Bar Mizvah at the kotel
At Brit Milah
In Charedi (ultra-orthodox) circles, women and men are strictly separated by a screen (mechitza) at all public events, including at circumcision ceremonies, as is the case here. Often the women peek through cracks to see what’s happening on the men’s side.
Morning prayers at the Western Wall
At the Western Wall (kotel) men and women’s prayer sections are separated by a screen (mechitza).
Redemption of the firstborn (Pidyon Haben)
When a first-born son is 30 days old, a ceremony called “Redeeming the son” or in Hebrew “Pidyon Haben” is performed, according to the Halacha (Jewish Law) from the Bible (see Exodus 13: 13-16, Numbers 3: 45-47). In this ceremony, a Cohen (priest) asks the baby’s father, ‘What would you prefer, to give me your son, or to redeem him with 5 silver coins?” The father always chooses to pay over the coins! The child is usually brought in on a large tray, and covered with jewellery, with little bags of sugar cubes and garlic cloves dispersed around him. These customs are ancient, and occur quite rarely, as few babies are firstborn sons, born naturally, with no prior miscarriage, where neither parent is from the tribe of Levy (Levites or Cohanim).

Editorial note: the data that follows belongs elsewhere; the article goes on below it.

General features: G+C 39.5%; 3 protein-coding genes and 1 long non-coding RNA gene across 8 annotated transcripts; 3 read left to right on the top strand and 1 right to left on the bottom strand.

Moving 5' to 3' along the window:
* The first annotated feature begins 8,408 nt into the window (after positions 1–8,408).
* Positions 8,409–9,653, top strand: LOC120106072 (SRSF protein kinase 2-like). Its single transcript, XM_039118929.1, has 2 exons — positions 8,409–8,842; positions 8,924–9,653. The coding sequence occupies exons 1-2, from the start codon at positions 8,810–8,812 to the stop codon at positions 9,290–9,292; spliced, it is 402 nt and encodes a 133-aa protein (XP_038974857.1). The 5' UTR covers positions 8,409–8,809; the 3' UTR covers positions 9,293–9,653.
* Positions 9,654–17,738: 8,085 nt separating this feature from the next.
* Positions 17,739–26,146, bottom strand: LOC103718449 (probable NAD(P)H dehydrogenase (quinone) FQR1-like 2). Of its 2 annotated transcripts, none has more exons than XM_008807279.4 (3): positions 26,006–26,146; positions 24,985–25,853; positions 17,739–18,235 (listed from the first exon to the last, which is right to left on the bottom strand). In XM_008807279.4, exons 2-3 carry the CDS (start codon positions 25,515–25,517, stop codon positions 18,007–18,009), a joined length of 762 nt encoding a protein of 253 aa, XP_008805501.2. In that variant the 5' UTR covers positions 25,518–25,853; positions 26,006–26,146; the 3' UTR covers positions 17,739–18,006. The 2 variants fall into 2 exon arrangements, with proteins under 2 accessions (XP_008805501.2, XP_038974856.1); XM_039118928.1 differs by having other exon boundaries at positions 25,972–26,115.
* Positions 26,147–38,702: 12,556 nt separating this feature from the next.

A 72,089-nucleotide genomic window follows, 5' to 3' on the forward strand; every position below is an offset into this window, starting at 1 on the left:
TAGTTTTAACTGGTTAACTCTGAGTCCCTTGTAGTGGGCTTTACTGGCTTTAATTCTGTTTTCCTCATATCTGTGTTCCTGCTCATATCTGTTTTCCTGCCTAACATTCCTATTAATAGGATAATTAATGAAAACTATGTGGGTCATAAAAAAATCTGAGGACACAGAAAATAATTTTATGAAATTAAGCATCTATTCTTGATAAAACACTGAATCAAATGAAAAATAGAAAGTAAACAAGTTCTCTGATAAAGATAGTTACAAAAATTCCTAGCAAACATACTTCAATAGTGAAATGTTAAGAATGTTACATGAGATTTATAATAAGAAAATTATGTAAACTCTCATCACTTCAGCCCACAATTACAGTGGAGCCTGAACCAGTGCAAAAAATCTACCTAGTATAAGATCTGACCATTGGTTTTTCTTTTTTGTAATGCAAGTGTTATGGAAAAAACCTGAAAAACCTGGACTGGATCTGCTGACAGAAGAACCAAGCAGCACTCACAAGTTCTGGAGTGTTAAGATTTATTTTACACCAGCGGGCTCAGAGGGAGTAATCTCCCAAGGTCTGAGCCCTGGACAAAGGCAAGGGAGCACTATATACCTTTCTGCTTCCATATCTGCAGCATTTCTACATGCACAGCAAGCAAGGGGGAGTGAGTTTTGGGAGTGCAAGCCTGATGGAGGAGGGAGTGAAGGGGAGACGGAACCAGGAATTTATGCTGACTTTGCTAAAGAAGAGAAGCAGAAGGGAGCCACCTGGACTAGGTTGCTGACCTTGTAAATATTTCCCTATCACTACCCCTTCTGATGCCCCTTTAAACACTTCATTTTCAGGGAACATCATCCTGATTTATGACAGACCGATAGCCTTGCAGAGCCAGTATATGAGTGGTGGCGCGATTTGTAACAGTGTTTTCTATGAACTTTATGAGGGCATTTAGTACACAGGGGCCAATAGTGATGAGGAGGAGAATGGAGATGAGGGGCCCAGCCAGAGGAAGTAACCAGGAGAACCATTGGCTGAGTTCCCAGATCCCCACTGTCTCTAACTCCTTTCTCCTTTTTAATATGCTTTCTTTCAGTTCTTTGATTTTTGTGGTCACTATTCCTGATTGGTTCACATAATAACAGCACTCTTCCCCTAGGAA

Fixing a mezuzah
A mezuzah is a piece of parchment inscribed with verses from the Torah (Deuteronomy 6:4-9 and 11:13-21) and usually placed in a decorative case and fixed to the door posts of houses and rooms.
Welcoming a new Torah scroll- holding torches
When a new Torah scroll is brought into a synagogue, it is customary to bring it from the home of the scribe under a wedding canopy (chupah) and accompany it with a festive parade. Often streets are closed to traffic and police secure the safety of the participants. Some dance, sing and carry lighted fire torches in celebration.
Welcoming a new Torah scroll- riders
Welcoming a new Torah scroll- women following
At Machpela cave, Hebron
Speech at son’s Bar Mizvah
A father, still wearing his tallit (prayer shawl) and tefillin (philacteries), addresses his son and guests, towards the end of the morning service.